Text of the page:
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'We don't make coffee. We make policies'

Saturday, 8 March 2014 - 8:30am IST | Agency: dna

At the roundtable of conversations at a special event for International Women's Day at DNA, our board of prominent women from various walks of life talk about why it is important to have reservations for women in politics. Maitri Porecha reports
  • (L-R) Suma Shirur, Lara Balsara, Manisha Mhaiskar, Priya Dutt, Devita Saraf, Reena Kallat, Dr Vibhuti Patel, Kalpana Saroj, Brinda Somaya Shraddha Bhargava Chaturvedi dna

It is not only the UPA chairperson Sonia Gandhi who is anguished at the fact that women are not equally represented in the uppermost echelons of power in Indian politics. Women from walks of life share the thought that reservation for women from local to global bodies of governance is the need of the hour.

Of 543 members of Parliament (MPs) in the Lok Sabha, barely 58 are women. Since 1952, when the first Lok Sabha was constituted the representation of women has not crossed over 11 per cent. Last month, Gandhi regretted that Women's reservation bill, which seeks to reserve 33 per cent seats in Parliament and state legislatures, was not passed in the Lok Sabha for lack of consensus, even as it was passed in Rajya Sabha.

"Numerous parties are paying lip service about reserving seats for women. However, it needs to be critically analysed as to how many parties that actually talk about women's equality, nominate women candidates from their constituencies. The statute of 50 per cent reservations for women exists at gram panchayat and municipal corporation levels. But do the political parties even field 10 per cent of women as nominees in Parliament and state level elections?" asked Manisha Mhaiskar, state secretary, medical education.

Abysmally low levels of women's representation in political sphere shows India in a poor light when pitted against its neighbours in South Asia. Experts say that it is adversely affecting the gender empowerment index measured by the United Nations Development Programme (UNDP).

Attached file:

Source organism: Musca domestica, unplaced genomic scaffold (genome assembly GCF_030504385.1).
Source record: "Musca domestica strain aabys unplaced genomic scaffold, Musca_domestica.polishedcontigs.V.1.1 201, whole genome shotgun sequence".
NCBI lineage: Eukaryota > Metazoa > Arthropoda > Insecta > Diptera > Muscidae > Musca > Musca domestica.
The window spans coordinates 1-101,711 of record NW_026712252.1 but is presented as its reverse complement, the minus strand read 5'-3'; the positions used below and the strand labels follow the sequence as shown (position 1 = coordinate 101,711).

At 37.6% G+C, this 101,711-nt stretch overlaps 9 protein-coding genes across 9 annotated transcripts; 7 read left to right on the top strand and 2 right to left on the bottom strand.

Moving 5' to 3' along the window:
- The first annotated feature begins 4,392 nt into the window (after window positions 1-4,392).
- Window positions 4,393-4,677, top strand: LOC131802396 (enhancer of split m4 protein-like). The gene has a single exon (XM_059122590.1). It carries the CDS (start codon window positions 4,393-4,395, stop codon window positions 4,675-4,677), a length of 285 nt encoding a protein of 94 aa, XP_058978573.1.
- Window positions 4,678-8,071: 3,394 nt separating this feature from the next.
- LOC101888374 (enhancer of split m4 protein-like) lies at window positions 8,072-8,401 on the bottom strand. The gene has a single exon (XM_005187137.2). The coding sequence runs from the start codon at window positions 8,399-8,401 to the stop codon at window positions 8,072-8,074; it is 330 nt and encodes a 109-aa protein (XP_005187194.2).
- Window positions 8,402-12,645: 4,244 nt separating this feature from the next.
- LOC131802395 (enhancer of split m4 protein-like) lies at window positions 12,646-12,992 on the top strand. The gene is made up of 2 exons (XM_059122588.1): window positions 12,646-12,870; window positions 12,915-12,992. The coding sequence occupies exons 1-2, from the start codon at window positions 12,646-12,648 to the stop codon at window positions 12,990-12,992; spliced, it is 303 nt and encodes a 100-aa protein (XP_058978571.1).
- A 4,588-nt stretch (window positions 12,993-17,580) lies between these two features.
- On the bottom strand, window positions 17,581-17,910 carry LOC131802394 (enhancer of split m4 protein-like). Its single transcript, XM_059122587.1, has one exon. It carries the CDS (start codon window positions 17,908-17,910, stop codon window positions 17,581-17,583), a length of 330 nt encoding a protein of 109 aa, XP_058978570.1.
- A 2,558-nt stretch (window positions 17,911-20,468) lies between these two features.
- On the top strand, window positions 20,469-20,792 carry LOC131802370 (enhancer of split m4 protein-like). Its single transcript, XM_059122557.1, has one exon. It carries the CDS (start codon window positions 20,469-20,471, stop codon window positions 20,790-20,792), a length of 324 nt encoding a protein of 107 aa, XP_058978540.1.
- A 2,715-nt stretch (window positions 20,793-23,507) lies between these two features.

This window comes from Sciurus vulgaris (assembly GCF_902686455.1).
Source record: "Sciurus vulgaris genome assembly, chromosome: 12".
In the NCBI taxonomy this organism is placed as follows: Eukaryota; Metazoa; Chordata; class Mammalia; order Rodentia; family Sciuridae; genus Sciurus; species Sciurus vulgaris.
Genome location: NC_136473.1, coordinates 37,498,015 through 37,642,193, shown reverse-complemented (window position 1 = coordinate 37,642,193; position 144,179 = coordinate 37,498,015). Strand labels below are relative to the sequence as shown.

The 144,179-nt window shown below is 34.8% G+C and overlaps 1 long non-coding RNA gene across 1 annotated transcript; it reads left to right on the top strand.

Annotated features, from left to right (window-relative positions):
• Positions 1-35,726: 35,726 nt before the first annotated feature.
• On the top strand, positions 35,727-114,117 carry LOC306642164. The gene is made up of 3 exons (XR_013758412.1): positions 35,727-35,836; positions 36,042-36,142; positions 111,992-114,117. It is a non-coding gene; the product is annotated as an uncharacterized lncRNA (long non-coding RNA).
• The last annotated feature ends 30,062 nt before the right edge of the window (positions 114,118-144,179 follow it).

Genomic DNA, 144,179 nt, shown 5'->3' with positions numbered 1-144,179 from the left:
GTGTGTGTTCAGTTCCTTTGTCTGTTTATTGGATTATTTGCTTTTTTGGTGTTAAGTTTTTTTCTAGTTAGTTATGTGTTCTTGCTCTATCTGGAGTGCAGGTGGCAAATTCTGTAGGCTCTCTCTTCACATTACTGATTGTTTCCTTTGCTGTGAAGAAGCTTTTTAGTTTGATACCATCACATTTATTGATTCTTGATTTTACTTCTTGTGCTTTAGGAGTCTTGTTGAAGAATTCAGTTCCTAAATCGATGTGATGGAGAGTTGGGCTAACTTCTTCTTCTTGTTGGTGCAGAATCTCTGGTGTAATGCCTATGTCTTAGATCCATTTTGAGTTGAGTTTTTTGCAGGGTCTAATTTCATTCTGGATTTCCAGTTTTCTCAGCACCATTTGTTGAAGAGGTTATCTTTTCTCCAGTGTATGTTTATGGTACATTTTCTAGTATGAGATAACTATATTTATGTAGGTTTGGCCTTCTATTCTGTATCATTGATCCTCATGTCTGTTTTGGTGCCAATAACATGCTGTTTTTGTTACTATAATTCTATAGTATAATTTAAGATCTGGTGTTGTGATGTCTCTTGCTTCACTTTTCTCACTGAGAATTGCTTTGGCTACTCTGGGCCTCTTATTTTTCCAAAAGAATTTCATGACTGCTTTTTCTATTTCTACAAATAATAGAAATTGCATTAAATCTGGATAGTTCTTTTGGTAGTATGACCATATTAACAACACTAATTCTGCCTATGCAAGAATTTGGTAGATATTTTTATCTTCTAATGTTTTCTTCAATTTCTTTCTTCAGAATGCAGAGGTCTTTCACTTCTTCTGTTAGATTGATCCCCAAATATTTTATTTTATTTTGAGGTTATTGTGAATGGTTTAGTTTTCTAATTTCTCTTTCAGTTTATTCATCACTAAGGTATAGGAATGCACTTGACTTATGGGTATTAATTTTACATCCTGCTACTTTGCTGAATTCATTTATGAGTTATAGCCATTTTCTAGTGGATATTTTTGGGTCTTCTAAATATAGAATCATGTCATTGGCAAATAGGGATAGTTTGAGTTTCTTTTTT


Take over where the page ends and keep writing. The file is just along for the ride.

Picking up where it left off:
Professor Vibhuti Patel, head, department of economics, SNDT Women's University, Mumbai, echoes the sentiments vociferously. "All African countries as well as neigbouring countries in South Asian Association for Regional Co-operation (SAARC) meeting taunt India on low representation of women. All the neighbouring countries of India have reservation for women in legislative power structures. If Nepal, Bangladesh, Pakistan and Afghanistan can have up to 25% of their women making policy decisions along with men, why not India?" she asks.

"Inspite of introducing the women's reservation bill for up to 14 times in the Parliament from 1996 to 2013, not much progress has been achieved over the last decade, except for breaking furniture and fist fights ensuing in the Parliament," she adds.

"Political parties in eight states of India have unanimously given 50% reservation for women at lower levels of politics like Gram Panchayat and municipal corporations where stakes are very low. Panchayats always have to go begging to state government for funds. Except for the Aam Aadmi Party no political party has given substantial candidature for women," said Patel.

But isn't reservations for women in itself a debilitating criteria for women to enter politics? Shouldn't it be purely on merit? "No reservation in politics is historic injustice," replies Patel. "Since 5,000 years, women have been denied their voice and they have been denied any political space. To deepen the democracy, there has to be a collective representation of women. Not one or two showpieces serving coffee and sandwich, but we want women who have a say. We don't make coffee we make policy," she asserted.

What stops women then from entering the fray? "Women are still hesitant to take a leap as politics is a 24x7 job," says MP Priya Dutt. "Women are essentially multi-taskers. It is like you are told to go out there, take a plunge in the water and asked to swim in politics. Some women have been able to do it. We need more women to follow."

Brinda Somaya, noted architect and urban conservationist, had another point of view. Women rue that candidates with criminal history are given nomination thus taking up seats. "Many seats are taken over by criminals. We can't reach the goal overnight. If it was 10 per cent representation in the last election, what steps are being taken to gradually increase it to 20 per cent this time?

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